An interesting article from the AP:
PARIS (AP) — Boubakeur el Hakim traded his Paris neighborhood of boulangeries and halal butcher shops for the insurgent camps of Iraq. When he came home, he told his war stories to other young men on the forgotten edges of French society, allegedly persuading some to follow in his footsteps.
His younger brother did, and died fighting U.S. forces.
After years of investigation by French authorities, el Hakim, 24, went on trial this month in a case exposing how the Iraq war has sucked radical youths from Europe to a battlefield where they have learned skills that officials fear may one day be used in domestic terror attacks.
Along with four other young Frenchmen, a Moroccan and an Algerian, el Hakim is accused of funneling French Muslim fighters to Iraq. All the Frenchmen except suspected ringleader Farid Benyettou, 26, have acknowledged going to Iraq or planning to go. All deny inciting others to go.
All seven men are accused of criminal association with a terrorist enterprise, a vague charge that carries a maximum 10-year sentence, though the prosecutor only asked for between three and eight years.
The case is a delicate one in France, which strongly opposed the U.S.-led campaign in Iraq but has long struggled against homegrown terrorism. It also highlights a dilemma in many European nations with growing Muslim populations: Cracking down hard risks alienating or radicalizing moderate Muslims and betraying western ideals of tolerance.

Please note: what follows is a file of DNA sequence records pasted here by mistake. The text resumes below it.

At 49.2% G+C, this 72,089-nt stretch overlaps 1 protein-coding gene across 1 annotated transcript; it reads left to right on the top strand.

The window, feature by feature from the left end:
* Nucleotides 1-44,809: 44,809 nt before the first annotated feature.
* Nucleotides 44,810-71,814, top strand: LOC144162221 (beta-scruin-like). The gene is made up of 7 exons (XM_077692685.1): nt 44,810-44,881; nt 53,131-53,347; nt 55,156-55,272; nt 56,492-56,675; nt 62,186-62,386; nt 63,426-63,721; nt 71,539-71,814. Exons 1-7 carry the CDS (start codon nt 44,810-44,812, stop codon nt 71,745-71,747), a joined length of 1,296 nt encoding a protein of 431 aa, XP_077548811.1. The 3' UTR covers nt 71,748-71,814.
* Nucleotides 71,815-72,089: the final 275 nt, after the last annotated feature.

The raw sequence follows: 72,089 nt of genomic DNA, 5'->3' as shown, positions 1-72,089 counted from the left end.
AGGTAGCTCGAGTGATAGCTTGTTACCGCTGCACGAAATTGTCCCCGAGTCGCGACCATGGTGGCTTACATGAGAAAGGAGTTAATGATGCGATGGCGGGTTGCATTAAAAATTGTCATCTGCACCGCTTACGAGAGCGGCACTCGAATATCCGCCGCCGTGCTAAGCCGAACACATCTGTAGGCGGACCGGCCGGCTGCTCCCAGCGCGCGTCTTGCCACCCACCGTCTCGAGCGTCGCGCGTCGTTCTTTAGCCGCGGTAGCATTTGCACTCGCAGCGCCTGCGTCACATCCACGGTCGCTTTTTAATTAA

The idea that French citizens of Islamic heritage could use the situation in Iraq as a training ground is a matter of concern, given recent events.
I wonder how much a sense of alienation among the banlieues is a factor in addition to Islamic Fundamentalism. One could easily fuel the other, and while such things as the French banning certain religious symbols can be seen as an attempt to prevent discrimination against religious subgroups it can also be seen as an attempt to prevent the expression of faith.
Interesting times, indeed.
To be clear, this isn't an exclusively French phenomenon. From the AP article again:
Other European countries have also fed fighters to Iraq.
Two men considered linked to Europe's deadliest Islamic terror attack, the 2004 bombings in Madrid, are believed to have later killed themselves in suicide attacks in Iraq. Spanish authorities have arrested dozens of people suspected of recruiting Islamic fighters for the Iraq insurgency.
Italian courts have convicted several North Africans of recruiting militants for Iraq in Italy in recent years.